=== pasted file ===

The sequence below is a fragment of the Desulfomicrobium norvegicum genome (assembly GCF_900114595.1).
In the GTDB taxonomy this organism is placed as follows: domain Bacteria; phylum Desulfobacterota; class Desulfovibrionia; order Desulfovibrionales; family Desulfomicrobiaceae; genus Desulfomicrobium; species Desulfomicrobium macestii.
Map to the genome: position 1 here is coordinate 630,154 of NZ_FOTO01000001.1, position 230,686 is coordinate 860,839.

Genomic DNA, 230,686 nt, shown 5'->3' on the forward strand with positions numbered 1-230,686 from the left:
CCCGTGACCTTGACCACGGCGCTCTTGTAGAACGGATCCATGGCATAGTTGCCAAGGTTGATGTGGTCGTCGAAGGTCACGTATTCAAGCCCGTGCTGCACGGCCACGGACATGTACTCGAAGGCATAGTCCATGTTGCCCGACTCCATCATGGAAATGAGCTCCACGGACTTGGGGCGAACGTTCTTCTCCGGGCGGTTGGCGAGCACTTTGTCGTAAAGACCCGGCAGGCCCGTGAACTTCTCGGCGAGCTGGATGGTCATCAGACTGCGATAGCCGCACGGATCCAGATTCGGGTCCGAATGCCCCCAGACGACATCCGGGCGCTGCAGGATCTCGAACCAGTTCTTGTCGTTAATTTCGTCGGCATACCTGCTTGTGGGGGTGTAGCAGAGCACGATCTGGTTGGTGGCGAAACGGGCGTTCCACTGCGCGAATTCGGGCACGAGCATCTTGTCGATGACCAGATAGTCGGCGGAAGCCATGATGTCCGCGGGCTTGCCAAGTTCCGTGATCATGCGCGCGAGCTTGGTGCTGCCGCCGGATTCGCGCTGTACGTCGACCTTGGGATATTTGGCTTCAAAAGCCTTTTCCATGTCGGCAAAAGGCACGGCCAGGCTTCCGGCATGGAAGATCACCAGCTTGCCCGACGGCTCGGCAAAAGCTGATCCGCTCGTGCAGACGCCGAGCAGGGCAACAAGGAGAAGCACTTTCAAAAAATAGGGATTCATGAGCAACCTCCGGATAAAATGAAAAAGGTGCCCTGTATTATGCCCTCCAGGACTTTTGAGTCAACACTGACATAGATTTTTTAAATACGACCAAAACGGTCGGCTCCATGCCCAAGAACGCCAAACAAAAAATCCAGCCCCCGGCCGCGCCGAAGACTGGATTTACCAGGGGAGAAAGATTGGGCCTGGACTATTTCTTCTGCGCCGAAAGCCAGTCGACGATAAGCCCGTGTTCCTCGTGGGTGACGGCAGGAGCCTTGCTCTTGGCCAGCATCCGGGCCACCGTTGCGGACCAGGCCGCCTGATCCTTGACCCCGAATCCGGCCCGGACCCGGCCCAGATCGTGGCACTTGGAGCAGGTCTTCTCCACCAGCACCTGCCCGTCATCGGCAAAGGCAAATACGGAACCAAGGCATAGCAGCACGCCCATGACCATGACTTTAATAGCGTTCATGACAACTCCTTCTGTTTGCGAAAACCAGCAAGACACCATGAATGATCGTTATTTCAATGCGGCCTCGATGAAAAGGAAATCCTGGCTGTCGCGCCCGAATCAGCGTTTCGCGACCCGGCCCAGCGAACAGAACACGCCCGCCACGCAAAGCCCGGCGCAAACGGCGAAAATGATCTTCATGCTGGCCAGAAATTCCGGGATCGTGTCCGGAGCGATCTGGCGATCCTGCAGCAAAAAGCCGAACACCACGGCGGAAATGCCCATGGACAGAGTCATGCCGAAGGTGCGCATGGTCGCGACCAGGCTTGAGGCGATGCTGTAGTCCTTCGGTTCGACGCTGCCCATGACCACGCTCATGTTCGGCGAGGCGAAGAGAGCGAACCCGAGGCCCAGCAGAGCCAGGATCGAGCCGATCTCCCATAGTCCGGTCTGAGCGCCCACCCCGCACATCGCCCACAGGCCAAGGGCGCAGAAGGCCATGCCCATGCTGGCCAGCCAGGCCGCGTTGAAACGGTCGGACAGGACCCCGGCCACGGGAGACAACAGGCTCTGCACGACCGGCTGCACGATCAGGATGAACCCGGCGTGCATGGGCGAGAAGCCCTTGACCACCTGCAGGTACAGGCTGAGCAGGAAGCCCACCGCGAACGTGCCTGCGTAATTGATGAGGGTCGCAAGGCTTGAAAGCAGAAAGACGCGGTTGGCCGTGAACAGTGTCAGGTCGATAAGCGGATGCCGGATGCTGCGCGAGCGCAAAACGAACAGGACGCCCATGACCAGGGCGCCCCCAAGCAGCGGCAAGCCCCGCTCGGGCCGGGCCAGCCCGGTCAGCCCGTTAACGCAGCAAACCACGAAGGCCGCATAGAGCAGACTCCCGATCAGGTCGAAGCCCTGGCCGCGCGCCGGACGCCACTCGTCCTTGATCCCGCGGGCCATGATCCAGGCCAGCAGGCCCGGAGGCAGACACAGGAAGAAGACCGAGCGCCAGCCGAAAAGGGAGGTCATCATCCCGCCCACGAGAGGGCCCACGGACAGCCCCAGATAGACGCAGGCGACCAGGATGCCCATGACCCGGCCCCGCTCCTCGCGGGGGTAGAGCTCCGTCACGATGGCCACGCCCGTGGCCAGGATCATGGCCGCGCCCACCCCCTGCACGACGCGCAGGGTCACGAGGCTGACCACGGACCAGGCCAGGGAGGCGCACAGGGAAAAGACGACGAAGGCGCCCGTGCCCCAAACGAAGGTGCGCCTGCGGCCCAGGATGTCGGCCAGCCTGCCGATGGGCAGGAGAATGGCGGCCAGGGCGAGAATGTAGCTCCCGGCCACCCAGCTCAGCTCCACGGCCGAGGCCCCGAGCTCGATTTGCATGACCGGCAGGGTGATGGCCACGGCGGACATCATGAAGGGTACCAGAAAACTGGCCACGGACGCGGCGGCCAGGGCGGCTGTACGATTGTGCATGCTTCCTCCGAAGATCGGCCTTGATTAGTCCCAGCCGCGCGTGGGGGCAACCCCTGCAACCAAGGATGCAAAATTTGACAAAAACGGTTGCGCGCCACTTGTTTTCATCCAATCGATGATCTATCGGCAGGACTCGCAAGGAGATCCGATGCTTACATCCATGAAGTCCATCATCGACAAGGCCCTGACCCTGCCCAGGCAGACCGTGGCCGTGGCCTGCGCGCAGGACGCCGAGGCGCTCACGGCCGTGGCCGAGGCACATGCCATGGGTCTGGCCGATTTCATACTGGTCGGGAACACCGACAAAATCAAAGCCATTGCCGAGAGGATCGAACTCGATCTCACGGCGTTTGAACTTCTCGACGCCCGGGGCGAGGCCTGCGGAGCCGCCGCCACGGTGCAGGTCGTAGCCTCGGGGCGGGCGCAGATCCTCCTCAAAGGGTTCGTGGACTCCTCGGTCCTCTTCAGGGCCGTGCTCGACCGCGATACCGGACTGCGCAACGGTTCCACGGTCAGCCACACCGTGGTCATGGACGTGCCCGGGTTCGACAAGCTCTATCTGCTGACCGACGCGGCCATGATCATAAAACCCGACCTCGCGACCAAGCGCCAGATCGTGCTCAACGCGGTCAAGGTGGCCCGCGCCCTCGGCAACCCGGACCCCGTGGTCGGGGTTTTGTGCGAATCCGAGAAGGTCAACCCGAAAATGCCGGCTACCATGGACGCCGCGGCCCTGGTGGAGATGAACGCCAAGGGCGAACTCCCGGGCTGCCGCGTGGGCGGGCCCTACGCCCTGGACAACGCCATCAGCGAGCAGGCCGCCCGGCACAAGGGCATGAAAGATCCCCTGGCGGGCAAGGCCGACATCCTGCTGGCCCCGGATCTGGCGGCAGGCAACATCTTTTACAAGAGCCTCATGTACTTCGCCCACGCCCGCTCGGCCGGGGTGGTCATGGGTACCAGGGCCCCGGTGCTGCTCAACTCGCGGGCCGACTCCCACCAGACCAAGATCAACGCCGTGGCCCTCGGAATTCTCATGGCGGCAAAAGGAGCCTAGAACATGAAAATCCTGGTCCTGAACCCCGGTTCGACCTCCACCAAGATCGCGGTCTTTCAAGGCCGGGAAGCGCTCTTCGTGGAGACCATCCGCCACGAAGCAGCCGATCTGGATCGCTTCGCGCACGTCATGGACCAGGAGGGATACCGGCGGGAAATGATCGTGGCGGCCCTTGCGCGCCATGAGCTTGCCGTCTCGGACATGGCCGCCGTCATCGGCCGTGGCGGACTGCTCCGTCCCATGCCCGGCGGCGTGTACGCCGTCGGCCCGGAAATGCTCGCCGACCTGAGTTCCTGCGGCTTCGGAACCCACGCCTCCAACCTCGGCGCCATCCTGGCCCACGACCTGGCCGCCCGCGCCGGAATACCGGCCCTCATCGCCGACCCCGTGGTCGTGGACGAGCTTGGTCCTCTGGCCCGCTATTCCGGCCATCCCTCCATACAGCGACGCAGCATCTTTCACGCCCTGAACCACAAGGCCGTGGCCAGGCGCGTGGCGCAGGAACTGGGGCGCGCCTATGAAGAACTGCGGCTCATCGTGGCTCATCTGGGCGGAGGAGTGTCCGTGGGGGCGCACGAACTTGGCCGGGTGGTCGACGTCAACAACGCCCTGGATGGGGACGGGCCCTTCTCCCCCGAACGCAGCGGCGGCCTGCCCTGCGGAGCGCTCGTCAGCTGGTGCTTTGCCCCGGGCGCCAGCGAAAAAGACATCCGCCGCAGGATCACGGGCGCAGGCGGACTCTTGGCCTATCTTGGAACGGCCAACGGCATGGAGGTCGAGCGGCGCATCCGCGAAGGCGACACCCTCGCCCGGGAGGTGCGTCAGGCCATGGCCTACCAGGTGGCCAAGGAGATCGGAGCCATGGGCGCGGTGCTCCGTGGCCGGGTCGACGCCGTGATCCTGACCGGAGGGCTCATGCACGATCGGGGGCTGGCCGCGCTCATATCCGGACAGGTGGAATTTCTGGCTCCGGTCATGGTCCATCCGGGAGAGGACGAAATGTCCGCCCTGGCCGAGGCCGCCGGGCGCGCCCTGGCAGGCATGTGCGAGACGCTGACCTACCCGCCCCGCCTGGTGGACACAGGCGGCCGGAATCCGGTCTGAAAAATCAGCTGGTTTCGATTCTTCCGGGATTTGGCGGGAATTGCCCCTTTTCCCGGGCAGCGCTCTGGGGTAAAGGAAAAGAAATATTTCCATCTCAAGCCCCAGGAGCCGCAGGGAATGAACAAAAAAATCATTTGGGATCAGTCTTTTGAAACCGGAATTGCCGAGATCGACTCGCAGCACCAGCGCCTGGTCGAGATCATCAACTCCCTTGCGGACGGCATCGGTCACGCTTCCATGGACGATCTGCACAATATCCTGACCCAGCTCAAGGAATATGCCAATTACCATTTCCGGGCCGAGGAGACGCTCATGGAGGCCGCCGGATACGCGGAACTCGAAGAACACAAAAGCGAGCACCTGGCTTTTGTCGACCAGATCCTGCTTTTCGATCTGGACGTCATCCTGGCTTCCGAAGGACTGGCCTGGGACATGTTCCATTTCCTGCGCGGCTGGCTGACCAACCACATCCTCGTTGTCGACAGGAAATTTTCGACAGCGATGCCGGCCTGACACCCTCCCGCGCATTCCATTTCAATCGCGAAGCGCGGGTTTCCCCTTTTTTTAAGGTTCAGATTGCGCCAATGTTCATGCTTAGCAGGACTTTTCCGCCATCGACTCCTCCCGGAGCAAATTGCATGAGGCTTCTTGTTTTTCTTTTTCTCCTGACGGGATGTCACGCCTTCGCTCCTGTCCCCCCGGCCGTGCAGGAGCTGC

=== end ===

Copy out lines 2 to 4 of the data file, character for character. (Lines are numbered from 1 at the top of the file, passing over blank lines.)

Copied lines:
In the GTDB taxonomy this organism is placed as follows: domain Bacteria; phylum Desulfobacterota; class Desulfovibrionia; order Desulfovibrionales; family Desulfomicrobiaceae; genus Desulfomicrobium; species Desulfomicrobium macestii.
Map to the genome: position 1 here is coordinate 630,154 of NZ_FOTO01000001.1, position 230,686 is coordinate 860,839.

Genomic DNA, 230,686 nt, shown 5'->3' on the forward strand with positions numbered 1-230,686 from the left: